Bronco Abroad: Local friends pay off

Bronco Abroad: Local friends pay off

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Cody Finney / The Arbiter

Friend-families are amazing. Most study abroad offices have some form of ‘get to know the locals’ program, either by organizing meetings with local students or setting you up with a local family. Taking advantage of these opportunities leads to good times and people who will give you advice on local living and old television sets.

The program I am attending offers two options, the buddy program where you are matched with a local student, and the friend-family program. As I explained last week, the friend-family program is like a host-family, except without living with them. This grants you flexibility, and the freedom to say, ‘no, I don’t really want to do that’ to a friend family that you wouldn’t necessarily have with a host family. This extra degree of separation makes it more comfortable for a lot of people since they’re not thrown headfirst into living with a group of strangers.

My friend family has horses and the mother specifically requested the study abroad office to find her a student who spoke English and had horse-knowledge. Filling out the interest surveys that the foreign offices send you can pay off, even if answering the same question five different times gets annoying fast. Maybe not with something as convenient as horse-enthusiasts matching up, but if you mention cooking as a hobby, they won’t match you up with someone who indicates they live off fast-food. The people here have been very good about matching up people to friend-families they have a shared interest with.

As efficient as the matching system is, without effort the friend-family program won’t do much for you. After setting up the initial meeting the International Office lets the families and students work out visits and such on their own. Without being willing to say, meet up for lunch or go to their house for a weekend, the main benefits of the program are lost.

Spending a weekend in the beautiful Swedish countryside learning how to talk about horses in Swedish was the equivalent of a godsend; especially since it was the last sunny weekend for a while When they say rain, they mean constant rain. No thunder though, which took some getting used to.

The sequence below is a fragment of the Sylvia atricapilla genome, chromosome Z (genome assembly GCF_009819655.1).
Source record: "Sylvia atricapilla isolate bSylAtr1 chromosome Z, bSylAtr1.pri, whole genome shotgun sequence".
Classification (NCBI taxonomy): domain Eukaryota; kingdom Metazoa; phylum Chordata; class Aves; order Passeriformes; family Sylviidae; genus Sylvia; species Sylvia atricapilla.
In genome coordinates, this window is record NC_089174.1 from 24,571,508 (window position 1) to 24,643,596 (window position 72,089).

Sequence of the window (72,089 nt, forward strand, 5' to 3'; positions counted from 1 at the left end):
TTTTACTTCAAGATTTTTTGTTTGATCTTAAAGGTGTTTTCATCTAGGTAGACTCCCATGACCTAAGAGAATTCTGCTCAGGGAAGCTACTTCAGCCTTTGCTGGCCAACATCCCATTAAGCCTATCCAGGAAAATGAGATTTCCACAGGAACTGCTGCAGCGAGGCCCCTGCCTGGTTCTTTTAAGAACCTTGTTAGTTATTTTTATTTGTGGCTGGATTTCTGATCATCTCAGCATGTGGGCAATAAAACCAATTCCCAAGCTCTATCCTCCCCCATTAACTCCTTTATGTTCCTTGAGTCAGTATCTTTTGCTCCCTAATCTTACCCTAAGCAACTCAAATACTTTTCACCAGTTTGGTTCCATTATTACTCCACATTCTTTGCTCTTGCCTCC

Other students’ friend-families have taken them through the farmer’s market and shown them the best deals. Some others have gone on outings to nearby cities by train to show them the sights. The only thing I haven’t heard about is a negative experience regarding friend-families. The system works well, since the only people who get signed up for it are the people who express interest in it.

The other program, the buddy program, doesn’t have such a clean track record. Part of the problem is two students with different class schedules and Facebook as the only means of communication have trouble setting up meeting points. Another is loss of interest over the summer or a change of availability, since this program was set up last May.

Even so, the buddy program is overall positive, though some buddies have ‘adopted’ students whose buddies basically forgot about them. For that reason my buddy, Cecilia Sjölund, has two other students, a German and a New Zealander. Due to our different origin points, as a group we’re planning a trip to Germany and Zealand. Idaho is a little out of reach, so we went to the grocery store and bought potatoes and I found a recording of a Boise State match online.

Explaining American football to a pair of Europeans is hard enough without a New Zealander mixing up the rules with rugby.

It’s hard to make local connections without these programs. International students are usually all living in the same area with few local students to be found, the classes international students take are seldom offered to local students and not many people hang out on campus after classes unless they’re international or have work to do. The buddy and friend-family programs give a kick-start to getting into the local lifestyle and sometimes having someone to call up and ask stupid questions of (like, can you take a bike onto a train as luggage?) is all you really need.

The answer’s sometimes, by the way.